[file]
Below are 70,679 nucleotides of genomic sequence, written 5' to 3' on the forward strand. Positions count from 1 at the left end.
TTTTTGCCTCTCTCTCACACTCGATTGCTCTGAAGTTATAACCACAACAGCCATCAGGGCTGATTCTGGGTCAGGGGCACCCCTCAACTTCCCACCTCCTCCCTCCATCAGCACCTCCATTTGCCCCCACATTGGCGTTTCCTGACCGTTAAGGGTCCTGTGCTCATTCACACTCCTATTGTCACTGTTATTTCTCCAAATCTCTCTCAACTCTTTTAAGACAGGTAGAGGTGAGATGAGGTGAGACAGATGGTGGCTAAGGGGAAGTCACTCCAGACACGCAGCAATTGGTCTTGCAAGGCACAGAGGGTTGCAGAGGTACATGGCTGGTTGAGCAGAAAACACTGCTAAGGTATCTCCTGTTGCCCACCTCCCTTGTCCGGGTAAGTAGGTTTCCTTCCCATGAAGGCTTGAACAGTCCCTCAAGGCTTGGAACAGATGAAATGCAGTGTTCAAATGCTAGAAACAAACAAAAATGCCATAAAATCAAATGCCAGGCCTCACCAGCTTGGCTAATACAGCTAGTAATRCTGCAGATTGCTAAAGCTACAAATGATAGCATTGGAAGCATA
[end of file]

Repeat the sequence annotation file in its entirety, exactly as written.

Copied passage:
Below are 70,679 nucleotides of genomic sequence, written 5' to 3' on the forward strand. Positions count from 1 at the left end.
TTTTTGCCTCTCTCTCACACTCGATTGCTCTGAAGTTATAACCACAACAGCCATCAGGGCTGATTCTGGGTCAGGGGCACCCCTCAACTTCCCACCTCCTCCCTCCATCAGCACCTCCATTTGCCCCCACATTGGCGTTTCCTGACCGTTAAGGGTCCTGTGCTCATTCACACTCCTATTGTCACTGTTATTTCTCCAAATCTCTCTCAACTCTTTTAAGACAGGTAGAGGTGAGATGAGGTGAGACAGATGGTGGCTAAGGGGAAGTCACTCCAGACACGCAGCAATTGGTCTTGCAAGGCACAGAGGGTTGCAGAGGTACATGGCTGGTTGAGCAGAAAACACTGCTAAGGTATCTCCTGTTGCCCACCTCCCTTGTCCGGGTAAGTAGGTTTCCTTCCCATGAAGGCTTGAACAGTCCCTCAAGGCTTGGAACAGATGAAATGCAGTGTTCAAATGCTAGAAACAAACAAAAATGCCATAAAATCAAATGCCAGGCCTCACCAGCTTGGCTAATACAGCTAGTAATRCTGCAGATTGCTAAAGCTACAAATGATAGCATTGGAAGCATA